Why I Love Watercolours

What is still often considered a sketching medium by many traditional artists (acrylic and oil painting taking the top spots for fine art media), I am continually drawn to watercolours. I like how watercolour can be used for quick sketches while travelling, for landscapes and portraiture, and experimental abstracts. Their transparency and ability to layer allow for many different techniques to be used, and are easily combined with inks or gouache paint to create different effects and feelings. Experimenting is an enjoyable part of the process, and I've used everything from tape to plastic wrap to salt to create textures. 

I often end up explaining why I have chosen to be a watercolourist. More than anything, I think that it reflects me as a person. I like how much of the painting process depends on going with the flow. Being able to control the medium is important, but even skilled watercolourists know that sometimes you just have to let the water do what it whats. I’ve learned this lesson many (many) times while painting the Northern Lights. 

IMG_20160326_130307250-01 copy.jpg

I first got into watercolours in high school, mostly because as a water-based art, they’re not too difficult to clean up and rarely leave any lasting damage on fabrics (i.e., my carpet). I’m quite messy when I paint, so this suits me well. Out of the different types of paints, watercolour also tends to be the most inexpensive and accessible. Paints last a very long time, and paper is easy to find. It’s also portable, so I tend to carry around a couple of brushes, a small notebook, and a tiny palette. Perfect for sketching on the go, or setting up at a class. 

Years later, my medium of choice is still watercolour. Over time, I’ve learned so much about the medium and skills that come in handy when you are working with watercolour. I have also noticed that there are some important painting and life skills that most watercolorists possess.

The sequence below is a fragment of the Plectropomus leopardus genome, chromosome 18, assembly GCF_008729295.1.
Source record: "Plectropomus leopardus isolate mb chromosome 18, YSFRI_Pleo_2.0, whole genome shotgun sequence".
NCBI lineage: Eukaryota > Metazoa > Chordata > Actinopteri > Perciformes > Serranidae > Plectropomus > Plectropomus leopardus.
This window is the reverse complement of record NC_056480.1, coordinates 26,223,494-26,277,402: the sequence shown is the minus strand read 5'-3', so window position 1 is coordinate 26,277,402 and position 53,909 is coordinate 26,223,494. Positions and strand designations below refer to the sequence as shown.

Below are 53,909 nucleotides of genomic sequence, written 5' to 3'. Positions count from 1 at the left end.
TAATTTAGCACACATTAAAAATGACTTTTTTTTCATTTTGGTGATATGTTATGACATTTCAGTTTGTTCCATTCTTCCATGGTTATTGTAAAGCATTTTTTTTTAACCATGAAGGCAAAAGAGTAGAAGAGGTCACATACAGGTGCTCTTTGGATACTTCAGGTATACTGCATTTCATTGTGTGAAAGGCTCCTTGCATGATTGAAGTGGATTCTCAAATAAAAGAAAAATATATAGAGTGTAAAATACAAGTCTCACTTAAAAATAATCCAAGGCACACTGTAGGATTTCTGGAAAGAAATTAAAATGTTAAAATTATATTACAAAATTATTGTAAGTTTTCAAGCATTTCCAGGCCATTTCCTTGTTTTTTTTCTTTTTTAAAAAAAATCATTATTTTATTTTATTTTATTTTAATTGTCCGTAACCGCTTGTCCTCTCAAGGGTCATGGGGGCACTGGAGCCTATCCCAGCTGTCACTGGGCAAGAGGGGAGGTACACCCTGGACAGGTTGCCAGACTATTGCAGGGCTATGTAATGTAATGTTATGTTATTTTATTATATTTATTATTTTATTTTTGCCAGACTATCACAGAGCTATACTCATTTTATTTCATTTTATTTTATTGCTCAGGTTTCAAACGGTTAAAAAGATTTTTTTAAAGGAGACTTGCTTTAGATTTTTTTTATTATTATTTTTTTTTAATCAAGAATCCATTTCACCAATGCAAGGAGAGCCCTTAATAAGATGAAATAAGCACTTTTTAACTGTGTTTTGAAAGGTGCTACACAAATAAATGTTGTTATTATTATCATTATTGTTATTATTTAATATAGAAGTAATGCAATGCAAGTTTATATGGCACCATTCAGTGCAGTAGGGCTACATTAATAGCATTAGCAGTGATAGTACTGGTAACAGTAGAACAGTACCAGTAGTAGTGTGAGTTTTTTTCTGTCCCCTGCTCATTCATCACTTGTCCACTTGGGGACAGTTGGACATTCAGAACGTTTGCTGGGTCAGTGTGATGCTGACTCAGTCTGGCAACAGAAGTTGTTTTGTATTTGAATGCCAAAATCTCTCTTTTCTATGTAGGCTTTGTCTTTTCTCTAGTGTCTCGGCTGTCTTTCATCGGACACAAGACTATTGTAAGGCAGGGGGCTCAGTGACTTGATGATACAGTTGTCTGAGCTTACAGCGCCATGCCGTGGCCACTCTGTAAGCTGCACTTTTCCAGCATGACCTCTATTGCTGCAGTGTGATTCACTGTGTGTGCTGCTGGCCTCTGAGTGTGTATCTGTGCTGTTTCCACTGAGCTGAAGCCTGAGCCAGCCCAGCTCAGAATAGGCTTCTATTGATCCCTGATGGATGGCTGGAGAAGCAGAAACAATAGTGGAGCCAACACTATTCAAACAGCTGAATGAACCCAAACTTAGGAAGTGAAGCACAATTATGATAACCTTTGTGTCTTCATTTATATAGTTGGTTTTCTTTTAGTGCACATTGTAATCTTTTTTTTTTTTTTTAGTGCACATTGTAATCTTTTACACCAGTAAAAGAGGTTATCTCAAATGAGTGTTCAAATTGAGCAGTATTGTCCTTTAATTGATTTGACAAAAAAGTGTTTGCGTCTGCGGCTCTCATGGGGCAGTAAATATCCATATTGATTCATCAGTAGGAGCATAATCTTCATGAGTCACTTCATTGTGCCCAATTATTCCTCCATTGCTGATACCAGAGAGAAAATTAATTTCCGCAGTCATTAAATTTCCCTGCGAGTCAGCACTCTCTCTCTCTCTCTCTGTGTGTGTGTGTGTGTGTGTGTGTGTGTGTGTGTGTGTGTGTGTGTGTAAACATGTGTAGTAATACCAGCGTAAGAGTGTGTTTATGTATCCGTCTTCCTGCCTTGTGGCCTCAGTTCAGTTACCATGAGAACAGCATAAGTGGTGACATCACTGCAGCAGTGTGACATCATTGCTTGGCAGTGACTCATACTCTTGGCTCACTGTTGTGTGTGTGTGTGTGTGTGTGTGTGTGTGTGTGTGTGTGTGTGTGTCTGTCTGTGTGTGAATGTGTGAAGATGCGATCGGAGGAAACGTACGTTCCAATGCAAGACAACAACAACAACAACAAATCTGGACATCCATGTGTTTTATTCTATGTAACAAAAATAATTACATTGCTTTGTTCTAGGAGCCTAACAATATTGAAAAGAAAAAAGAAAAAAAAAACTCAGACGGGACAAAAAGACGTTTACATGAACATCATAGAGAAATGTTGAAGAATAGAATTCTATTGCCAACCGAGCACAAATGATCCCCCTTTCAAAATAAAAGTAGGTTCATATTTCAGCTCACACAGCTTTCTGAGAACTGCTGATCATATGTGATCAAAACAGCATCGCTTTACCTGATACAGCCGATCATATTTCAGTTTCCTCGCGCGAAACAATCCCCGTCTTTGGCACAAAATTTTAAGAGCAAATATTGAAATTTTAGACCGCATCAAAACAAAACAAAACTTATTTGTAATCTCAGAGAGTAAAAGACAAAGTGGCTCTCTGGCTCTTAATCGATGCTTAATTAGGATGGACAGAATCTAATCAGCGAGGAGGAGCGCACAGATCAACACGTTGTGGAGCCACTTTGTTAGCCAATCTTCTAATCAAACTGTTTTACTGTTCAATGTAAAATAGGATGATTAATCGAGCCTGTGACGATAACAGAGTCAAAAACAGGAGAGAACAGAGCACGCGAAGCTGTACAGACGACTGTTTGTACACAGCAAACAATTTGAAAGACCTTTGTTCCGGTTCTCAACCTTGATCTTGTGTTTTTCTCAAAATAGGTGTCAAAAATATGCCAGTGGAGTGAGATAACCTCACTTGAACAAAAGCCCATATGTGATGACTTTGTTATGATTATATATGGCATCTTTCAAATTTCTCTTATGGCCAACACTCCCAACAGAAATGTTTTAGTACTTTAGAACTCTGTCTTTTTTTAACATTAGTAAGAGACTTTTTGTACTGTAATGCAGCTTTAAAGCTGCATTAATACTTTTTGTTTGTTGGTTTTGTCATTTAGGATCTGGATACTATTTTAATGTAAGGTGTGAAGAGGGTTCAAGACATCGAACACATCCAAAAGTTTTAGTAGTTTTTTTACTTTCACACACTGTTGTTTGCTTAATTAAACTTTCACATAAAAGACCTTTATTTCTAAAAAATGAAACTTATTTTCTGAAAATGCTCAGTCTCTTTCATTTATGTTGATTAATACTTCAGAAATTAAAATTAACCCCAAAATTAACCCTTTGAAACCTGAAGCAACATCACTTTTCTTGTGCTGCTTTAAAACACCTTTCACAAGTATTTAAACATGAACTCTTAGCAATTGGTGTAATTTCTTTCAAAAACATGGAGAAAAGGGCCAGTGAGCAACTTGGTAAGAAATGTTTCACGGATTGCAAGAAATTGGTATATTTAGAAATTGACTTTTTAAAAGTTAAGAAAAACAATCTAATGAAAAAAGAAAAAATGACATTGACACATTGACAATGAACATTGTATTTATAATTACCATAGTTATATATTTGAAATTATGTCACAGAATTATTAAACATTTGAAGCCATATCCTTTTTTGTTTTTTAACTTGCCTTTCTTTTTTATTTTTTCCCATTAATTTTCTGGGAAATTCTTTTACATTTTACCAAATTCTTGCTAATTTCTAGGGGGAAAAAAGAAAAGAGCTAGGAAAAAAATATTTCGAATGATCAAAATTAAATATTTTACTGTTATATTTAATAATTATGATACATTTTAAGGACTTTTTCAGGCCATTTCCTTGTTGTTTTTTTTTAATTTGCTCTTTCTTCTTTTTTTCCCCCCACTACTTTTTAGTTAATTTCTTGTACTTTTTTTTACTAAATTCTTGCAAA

1. Patience. Waiting for paint to dry can test your patience; waiting for the water to dry to a slight gloss on the paper (not too dry, but also not sopping wet) is an even bigger test. Allowing yourself to give in to the medium and let it take the time it needs is essential.
  2. Understanding. Knowing how the pigments interact with water and their interactions with the paper takes lots of practice. Sounds simple, but getting things just right is a learning process. Even when I try out a new brand of paint or a different type of paper, it takes some testing until I feel comfortable with the materials. 
  3. Fearlessness. Unlike some other mediums, you often only have one chance at a layer of paint. If you start too light or too saturated, there is no going back. Luckily paper is relatively inexpensive, so over time you start to learn to just go for it and accept that every painting can’t be perfect. 
  4. Planning. Though as an artist I mostly make decisions based on whims and feelings, some initial planning is required. I've found it helpful to at least have a general sketch where highlights and white space will be left, making time spent painting less stressful. 
  5. Structure. There are some basic principles or rules that help make the painting process more enjoyable. Watercolour purists will tell you never to use black or white paints, rather let the paper shine through for highlights or mix colours for depth. Sometimes I like to follow the rules of watercolour, and other times (much to the distress of many art instructors) I prefer to make up my own style and break all the rules. You have the freedom to do what works for you. You are the artist, after all. It’s your vision, creativity, and emotions that will shine through.   

So is watercolour the medium for you? Use your skills and choose a painting style that works for you.

Happy painting!